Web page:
The Hymns and Carols of Christmas

Marke This Songe, For It Is Trewe

A Caroll of the Innocents

For The Innocents

Source: William Sandys, Christmas Carols Ancient and Modern (London: Richard Beckley, 1833)


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See: Marke this songe for it is trewe - Version 2;
retyped in Old Blackletter font: Marke this songe for it is trewe

1. Marke this songe, for it is trewe,
    For it is trewe, as clerkes tell:
In olde tyme straüg thyngs cam to pas,
Grete wonder and grete meruayll was
                            In Israell.
There was one Octauyan,
    Octauyan of Rome Emperour,
As bokes olde doth specyfye,
Of all the wyde worlde trulye
                            He was lorde and gouernour.

2. The Jewes that tyme lackyd a kyng,
    They lackyd a kyng to gyde them well,
The Emperour of power and myght
Chose one Herode agaynst all ryght
                            In Israell.
This Herode thä was kynge of Jewys,
    Was kyng of Jewys, and he no Jewe
Forsothe he was a Panym borne,
Wherfore on fayth it may be sworne
                            He reygned kynge vntrewe.

3. By prophesye one Isay,
    One Isay at lest dyd tell,
A chylde should come, wöderous newys,
That shold be borne trewe kyng of Jewys
                            In Israell.
This Herode knew one borne shold be,
    One borne sholde be of trewe lenage,
That sholde be ryght herytour;
For he but by the Emperour
                            Was made by vsurpage.

4. Wherfore of throught this kyng Herode,
    This kynge Herode in grete fere fell,
For all the days most in his myrth,
Euer he fered Chrystes byrth
                            In Israell.
The tyme came it pleased God,
    It pleased God so to come to pas,
For mannes soule in dede
His blyssed sone was borne wyth spede,
                            As his wyll was.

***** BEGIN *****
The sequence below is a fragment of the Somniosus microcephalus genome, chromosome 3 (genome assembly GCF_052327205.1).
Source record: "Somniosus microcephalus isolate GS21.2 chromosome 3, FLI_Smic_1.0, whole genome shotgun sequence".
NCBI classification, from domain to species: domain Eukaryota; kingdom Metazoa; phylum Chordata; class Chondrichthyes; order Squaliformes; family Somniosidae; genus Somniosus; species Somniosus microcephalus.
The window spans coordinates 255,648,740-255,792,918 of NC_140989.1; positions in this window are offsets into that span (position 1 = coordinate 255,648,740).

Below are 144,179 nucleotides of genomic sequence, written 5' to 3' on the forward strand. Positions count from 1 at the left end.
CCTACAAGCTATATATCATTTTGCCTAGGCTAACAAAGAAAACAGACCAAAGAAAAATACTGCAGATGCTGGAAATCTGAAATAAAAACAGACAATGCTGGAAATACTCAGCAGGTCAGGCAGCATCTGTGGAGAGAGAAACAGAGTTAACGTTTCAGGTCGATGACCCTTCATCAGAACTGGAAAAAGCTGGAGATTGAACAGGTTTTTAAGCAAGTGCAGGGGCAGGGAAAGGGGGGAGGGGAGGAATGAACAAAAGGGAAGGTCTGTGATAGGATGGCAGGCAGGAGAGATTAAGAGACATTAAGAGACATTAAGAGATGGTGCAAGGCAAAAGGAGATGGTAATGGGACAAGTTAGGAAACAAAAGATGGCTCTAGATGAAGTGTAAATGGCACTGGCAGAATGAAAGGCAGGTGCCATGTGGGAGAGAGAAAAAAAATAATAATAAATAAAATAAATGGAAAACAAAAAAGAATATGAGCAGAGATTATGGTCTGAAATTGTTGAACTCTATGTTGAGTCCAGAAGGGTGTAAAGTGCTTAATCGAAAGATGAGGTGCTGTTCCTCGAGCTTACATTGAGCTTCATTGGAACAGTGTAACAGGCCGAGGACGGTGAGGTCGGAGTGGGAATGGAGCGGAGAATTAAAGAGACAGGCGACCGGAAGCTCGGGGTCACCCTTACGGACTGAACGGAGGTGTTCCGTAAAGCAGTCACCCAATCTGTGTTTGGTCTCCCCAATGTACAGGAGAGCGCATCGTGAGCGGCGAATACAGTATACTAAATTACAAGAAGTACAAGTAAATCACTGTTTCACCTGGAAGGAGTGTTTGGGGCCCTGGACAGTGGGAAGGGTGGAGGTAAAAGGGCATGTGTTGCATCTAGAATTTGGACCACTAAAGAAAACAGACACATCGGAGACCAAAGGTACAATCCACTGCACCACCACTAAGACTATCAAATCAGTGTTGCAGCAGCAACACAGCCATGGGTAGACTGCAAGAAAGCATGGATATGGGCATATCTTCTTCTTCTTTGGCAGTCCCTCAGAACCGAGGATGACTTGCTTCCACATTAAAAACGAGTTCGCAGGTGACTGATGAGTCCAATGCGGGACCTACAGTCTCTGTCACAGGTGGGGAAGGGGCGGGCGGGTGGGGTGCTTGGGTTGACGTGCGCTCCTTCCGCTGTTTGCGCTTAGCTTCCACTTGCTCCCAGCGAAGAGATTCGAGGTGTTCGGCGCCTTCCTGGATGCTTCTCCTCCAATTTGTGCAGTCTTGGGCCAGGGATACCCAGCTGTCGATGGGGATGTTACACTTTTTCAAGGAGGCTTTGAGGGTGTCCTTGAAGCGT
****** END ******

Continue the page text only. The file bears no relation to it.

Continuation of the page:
5. Tydynges came to kynge Herode,
    To kynge Herode, and dyd hym tell,
That one borne forsoth is he,
Which lorde and kynge of all shall be
                            In Israell.
Herode thä raged as he were woode,
    As he were wode of this tydynge,
And sent for all his scrybes sure,
Yet wolde he not trust the scrypture,
                            Nor of theyr councellynge.

6. That this was the conclusyon,
    The conclusyon of his councell,
To sende vnto his knyghtes anone
To sle the chylderne euerychone   
                            In Israell.
This cruell kynge this tyranny,
    This tyranny dyd put in vre,
Bytwene a day and yeres too
All men chylderne he dyd sloo,
                            Of Cryst for to be sure.

7. Yet Herode myssed his cruell pray,
    His cruell pray, as was goddes wyll,
Joseph with Mary than dyd fle,
With Chryst to Egypt gone was she,
                            From Israell.
And all whyle this tyrantes,
    This tyrantes wolde not cöuert,
But innocentes yonge
That lay sokynge,
                            They thryst to the herte.

8. This Herode sought the chyldren,
    This chyldren yonge, with corage fell,
But in doynge thys vengeaunce
His owne sone was slayne by chaunce
                            In Israell.
Alas! I thynke the moders were wo,
    The moders were wo, it was grete skyl
What motherly payne
To se them slayne;
                            In cradels lyeng styll!

9. But God him selfe hath theym electe,
    Hath theym electe, in heuyn to dwell,
For they were bathed in theyr blode,
For theyr baptym forsoth it stode
                            In Israell.
Alas! agayne what hartes had they,
    What harts had they those babes to kyll;
With swerdes whan they hym caught,
In cradels they lay and laught,
                            And neuer thought yll.

Sandys' Note:

This [is] from Bibliographical Miscellanies, Oxford, 1813, 4to. being there taken from "Christmas Carolles," printed by Richard Kele, probably between 1546 and 1552.

Editor's Note:

This is one of the carols that were first printed by Richard Kele, Christmas Carolles Newly Inprynted (circa 1550), reprinted in Philip Bliss, Biographical Miscellanies (1813), and included in Edward Bliss Reed, Christmas Carols of the 16th Century, Including Kele's Christmas Carolles Newly Inprynted (Cambridge, MA: Harvard University Press, 1932).

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